You mentioned it was your first drysuit ....

Maybe folks will disagree with me, but I've noticed a lot of folks who have maybe unrealistic expectations of how dry a drysuit really is. I've never ever ever, including last week in a brand new kokatat GFER suit taken out from a day on the river and been bone dry.

It just doesn't happen. even if all your seams and zippers are good, there's no delamination, and you don't have any pinholes, you still sweat. even if you aren't sweating profusely, locking your body in a sealed environment for hours is gonna produce moisture.

It's hard to tell from your description if there's a problem with the suit or if your expectations are maybe unrealistic.

I boat in the summer in my drysuit because my skin can't be in the sun. I'll often wear minimal layers under my suit, and they get soaked. You didn't mention your layering system -- so, there's a big difference between soggy in a midweight base layer, and soggy in a baselayer and 300 wt fleece pants.

Ideally, you'd send it in to be tested and serviced, but NRS doesn't offer that do they? You might have a shop near you that can do it. IT is worth looking into but can be very expensive to do 3rd party.

I would absolutely NOT spray urethane anything, unless it was an ancient beater urethane coated nylon suit. Use iron-on goretex patches, aquaseal, or tear aid to repair your suit.
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Old 12-12-2012   #9
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Salida, Colorado
Paddling Since: 1996
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Sounds to me like you've lost the DWR (durable water repellent) coating on the outer material of the dry suit. That's the chemical treatment that makes water bead up and not soak into new technical wear. Gore Tex and other similar membranes (like eVent) work by essentially allowing a higher humidity zone on the inside to pass to a lower humidity zone on the outside. This is why a good and functioning Gore Tex system allows you to not feel clammy inside the garment.
So... that DRW finish has a life. When it wears off, the outer shell material will become quickly saturated. This does not mean that water is leaking through the garment. It is a common misconception that is means the material now "leaks." Now, with the outer shell fully saturated, the moisture transferring properties of the Gore Tex can't work, because the immediate environment outside (the shell fabric) has a higher humidity value than you inside the dry suite. So now your natural perspiration can't escape and accumulates to produce that soggy layer. This is all assuming of course that there isn't an actual leak.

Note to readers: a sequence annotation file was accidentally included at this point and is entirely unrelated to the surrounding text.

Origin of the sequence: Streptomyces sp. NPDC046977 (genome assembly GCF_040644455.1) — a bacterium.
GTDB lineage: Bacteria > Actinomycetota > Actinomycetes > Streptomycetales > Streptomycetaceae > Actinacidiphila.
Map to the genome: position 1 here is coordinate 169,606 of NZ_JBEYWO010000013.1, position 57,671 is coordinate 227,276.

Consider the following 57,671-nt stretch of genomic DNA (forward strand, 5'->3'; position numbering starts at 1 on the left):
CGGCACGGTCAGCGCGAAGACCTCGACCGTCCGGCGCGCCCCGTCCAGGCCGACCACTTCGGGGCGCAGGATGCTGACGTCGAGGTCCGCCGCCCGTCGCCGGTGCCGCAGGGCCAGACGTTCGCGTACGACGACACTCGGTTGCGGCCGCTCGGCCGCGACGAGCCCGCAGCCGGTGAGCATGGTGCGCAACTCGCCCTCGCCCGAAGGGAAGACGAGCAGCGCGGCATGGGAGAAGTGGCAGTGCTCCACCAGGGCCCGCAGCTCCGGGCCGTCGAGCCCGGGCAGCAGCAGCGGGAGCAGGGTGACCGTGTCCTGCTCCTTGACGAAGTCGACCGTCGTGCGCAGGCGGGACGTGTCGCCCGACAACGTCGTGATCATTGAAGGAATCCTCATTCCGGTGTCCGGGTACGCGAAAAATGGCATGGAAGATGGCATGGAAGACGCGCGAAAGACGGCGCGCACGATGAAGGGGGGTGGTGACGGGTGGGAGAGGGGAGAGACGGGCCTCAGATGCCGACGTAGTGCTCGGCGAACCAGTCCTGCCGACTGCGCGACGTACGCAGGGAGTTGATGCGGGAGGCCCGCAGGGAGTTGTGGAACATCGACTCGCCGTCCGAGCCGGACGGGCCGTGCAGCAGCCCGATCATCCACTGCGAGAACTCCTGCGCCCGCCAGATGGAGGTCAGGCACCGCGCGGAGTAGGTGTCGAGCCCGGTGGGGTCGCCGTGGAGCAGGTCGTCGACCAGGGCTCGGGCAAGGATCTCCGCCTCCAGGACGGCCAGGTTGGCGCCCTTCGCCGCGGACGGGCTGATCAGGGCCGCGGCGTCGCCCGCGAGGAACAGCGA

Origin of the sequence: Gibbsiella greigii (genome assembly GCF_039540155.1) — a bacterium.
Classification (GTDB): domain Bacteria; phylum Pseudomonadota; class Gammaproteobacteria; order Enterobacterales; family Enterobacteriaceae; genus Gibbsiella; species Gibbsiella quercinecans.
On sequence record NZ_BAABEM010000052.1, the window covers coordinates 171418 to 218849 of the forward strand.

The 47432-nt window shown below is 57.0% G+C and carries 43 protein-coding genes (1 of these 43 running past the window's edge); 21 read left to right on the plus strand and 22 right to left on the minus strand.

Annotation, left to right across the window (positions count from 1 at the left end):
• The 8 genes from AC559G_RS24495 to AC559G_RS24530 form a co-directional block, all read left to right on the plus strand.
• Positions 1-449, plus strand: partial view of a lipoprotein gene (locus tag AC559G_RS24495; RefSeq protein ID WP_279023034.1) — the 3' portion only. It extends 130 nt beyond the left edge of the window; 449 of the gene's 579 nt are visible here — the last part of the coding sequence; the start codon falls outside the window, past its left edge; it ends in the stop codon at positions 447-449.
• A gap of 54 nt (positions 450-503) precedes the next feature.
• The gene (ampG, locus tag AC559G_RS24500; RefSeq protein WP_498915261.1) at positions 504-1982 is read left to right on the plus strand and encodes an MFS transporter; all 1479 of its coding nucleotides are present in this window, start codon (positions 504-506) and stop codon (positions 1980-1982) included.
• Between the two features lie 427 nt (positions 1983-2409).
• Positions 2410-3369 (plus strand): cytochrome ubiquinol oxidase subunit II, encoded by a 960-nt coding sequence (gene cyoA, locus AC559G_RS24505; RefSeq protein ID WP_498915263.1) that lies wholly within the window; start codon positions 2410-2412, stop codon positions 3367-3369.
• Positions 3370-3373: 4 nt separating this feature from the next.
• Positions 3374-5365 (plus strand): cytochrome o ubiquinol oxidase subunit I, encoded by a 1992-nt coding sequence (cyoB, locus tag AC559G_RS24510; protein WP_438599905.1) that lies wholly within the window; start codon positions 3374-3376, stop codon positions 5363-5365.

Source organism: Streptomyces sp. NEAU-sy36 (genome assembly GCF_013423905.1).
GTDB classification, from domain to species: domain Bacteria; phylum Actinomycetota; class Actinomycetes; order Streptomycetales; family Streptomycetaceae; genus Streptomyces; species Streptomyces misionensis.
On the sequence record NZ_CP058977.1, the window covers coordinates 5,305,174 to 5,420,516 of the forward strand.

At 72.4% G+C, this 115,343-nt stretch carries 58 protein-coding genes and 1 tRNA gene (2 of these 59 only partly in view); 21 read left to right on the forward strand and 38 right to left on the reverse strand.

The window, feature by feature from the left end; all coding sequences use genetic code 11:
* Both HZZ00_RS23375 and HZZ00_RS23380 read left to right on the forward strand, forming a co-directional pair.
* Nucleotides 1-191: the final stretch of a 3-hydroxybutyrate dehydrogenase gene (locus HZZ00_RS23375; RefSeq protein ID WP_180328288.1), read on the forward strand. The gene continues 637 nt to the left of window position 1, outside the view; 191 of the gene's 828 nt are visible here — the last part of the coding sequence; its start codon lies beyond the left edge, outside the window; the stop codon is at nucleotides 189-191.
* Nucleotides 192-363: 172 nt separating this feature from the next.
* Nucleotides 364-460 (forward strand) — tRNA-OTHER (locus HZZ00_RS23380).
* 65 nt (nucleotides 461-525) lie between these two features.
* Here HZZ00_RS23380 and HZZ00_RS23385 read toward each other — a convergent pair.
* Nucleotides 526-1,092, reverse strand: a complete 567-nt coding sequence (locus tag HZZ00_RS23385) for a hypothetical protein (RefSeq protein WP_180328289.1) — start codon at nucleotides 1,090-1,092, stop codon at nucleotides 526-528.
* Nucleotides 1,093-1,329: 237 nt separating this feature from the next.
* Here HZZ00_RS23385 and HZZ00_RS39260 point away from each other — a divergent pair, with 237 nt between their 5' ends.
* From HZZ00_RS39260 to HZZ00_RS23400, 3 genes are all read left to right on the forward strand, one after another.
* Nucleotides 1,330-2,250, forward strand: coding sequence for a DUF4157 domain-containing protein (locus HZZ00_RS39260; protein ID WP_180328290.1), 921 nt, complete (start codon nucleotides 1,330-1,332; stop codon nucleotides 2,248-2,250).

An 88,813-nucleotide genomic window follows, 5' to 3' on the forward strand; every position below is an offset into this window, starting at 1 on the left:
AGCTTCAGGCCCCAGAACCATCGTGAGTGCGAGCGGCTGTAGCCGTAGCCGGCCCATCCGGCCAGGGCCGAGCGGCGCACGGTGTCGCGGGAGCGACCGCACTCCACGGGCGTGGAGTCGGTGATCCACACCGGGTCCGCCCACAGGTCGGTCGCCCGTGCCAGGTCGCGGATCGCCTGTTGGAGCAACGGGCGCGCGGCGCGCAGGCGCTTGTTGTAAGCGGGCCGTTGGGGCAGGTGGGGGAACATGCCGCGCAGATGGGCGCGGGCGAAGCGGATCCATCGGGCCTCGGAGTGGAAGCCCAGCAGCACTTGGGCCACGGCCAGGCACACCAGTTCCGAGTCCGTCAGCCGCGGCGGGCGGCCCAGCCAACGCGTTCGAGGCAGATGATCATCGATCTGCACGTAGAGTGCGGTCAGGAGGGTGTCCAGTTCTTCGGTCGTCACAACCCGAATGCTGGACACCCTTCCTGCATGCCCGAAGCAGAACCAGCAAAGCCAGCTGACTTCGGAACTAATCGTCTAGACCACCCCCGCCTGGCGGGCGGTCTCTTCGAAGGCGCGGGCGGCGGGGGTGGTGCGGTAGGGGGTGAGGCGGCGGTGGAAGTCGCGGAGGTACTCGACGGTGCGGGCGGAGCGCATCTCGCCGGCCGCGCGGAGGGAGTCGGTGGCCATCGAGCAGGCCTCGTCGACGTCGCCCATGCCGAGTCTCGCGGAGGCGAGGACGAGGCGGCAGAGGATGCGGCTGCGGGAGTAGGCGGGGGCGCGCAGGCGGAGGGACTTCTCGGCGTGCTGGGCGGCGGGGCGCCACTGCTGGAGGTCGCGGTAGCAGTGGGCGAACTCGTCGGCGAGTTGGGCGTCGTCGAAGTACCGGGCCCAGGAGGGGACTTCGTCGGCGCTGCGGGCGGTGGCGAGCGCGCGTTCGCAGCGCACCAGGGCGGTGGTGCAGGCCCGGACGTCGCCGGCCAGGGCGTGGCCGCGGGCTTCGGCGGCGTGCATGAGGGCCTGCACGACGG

This can be remedied! McNett makes several DWR applications, some that can be just sprayed on. There's an application method out there that will be best for a dry suit. Then, with the DWR coating restored, the Gore Tex or eVent or whatever should be able to work as it was designed.
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Old 12-12-2012   #10
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Seattle, Washington
Join Date: Dec 2005
Posts: 365
Rivervibe -- is drysuite a thing? maybe just a typo but I have some friends who always write drysuite and I wondered if it was regional or something ....

re DWR restoration, avoid wash-in treatments because they will equally effect the inside (bad) and the outside (good). Go for a spray on treatment. Then, throw it in the dryer on medium heat for 5 min to set the treatment, tucking in all the gaskets.

most folks do not launder their drysuit often enough to keep it working well. wash it with g-wash or tech wash or even just sans soap but DO NOT use detergent.

Ive used some pretty beater drysuits and they all beat the heck out of a wetsuit here in WA where air and water temps are commonly in the 40s.